Apolitical Archives - Page 2 of 216 - SaintPetersBlog

Citing water losses, Florida insurer approves rate hikes

Florida’s state-created property insurer, contending that it is dealing with a flood of suspicious water-related claims and lawsuits, is asking state regulators to raise rates for thousands of homeowners next year, including those in the most heavily-populated areas.

The board that oversees Citizens Property Insurance voted unanimously Tuesday to raise homeowner rates an average 5.3 percent and commercial accounts by an 8.4 percent average.

Citizens has more than 451,000 customers, many of them living near the coast or in South Florida. The corporation was created by state legislators to act as the state’s insurer of last resort when Floridians cannot get coverage from private companies.

The proposed rate hikes vary by the type of policy purchased and location, but the rate hikes will fall hardest of homeowners in Palm Beach, Broward and Miami-Dade counties who will pay as much as 10 percent more a year. Residents in other coastal counties such as Collier, Santa Rosa and Pinellas, however, will see their rates go down.

Citizens officials assert they have to raise the rates to cover rising costs associated with water damage claims that are not connected to weather events such as hurricanes or tropical storms. Florida has avoided major damage from hurricanes for more than a decade.

Citizens is also putting in place other programs, including putting a limit on how many water damage claims homeowners can file over a three year period and a $10,000 cap on how much the company it will reimburse homeowners for water-damage repairs. A homeowner, however, can avoid the cap if they agree to participate in a new Citizens-run program that links them to specific contractors.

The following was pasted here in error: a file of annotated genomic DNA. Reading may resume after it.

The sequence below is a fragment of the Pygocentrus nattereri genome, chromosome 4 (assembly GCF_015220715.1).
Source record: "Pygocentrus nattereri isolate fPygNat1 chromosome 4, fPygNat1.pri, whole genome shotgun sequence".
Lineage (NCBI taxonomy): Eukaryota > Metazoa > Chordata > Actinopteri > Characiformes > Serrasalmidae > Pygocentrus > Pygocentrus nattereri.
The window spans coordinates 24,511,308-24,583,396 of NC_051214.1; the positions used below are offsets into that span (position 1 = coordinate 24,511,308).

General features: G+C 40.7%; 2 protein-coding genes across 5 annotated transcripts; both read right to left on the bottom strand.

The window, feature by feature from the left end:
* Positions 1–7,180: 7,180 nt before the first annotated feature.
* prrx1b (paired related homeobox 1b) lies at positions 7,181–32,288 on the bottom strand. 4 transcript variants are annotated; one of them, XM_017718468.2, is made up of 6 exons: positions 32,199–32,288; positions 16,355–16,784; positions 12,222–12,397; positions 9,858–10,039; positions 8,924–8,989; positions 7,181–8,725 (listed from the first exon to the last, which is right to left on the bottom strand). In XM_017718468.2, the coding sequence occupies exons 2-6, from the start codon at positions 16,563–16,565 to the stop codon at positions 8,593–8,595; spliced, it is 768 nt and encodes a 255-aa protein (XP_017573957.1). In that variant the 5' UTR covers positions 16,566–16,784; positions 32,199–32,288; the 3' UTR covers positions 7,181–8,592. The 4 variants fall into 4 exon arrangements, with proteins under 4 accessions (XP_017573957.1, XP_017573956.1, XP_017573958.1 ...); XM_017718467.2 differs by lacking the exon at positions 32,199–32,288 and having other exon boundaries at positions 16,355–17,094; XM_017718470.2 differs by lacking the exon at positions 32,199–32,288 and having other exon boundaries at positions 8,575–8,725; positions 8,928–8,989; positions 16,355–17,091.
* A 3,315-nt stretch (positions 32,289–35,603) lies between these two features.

“These proposed rate increases and product changes are critical for Citizens’ efforts to bring some relief to a market that is being made increasingly expensive by unnecessary litigation and out-of-control water loss claims,” said Chris Gardner, chairman of the Citizens board. “Unfortunately, we are making it more expensive for many of our customers to own a home.”

Citizens and others in the insurance industry have pushed for legislators to change state law regarding the ability of homeowners to sign over insurance benefits to contractors who do home repairs. They say this practice results in lawsuits and that the work is sometimes done before adjusters can inspect the damage.

While some in Florida’s business community have suggested these rising claims are fraudulent, Citizens officials and top regulators have stopped short of backing up those accusations.

The Florida Legislature wrapped up its session this year without passing the bill to deal with these “assignment of benefits” that was being pushed by the insurance industry. Some senators including Sen. Gary Farmer, an attorney from Fort Lauderdale, have said the water-damage related lawsuits have been driven by Citizens practice of refusing to pay legitimate claims quickly.

Republished with permission of The Associated Press.

The Florida Bar

Florida Bar holds annual convention this week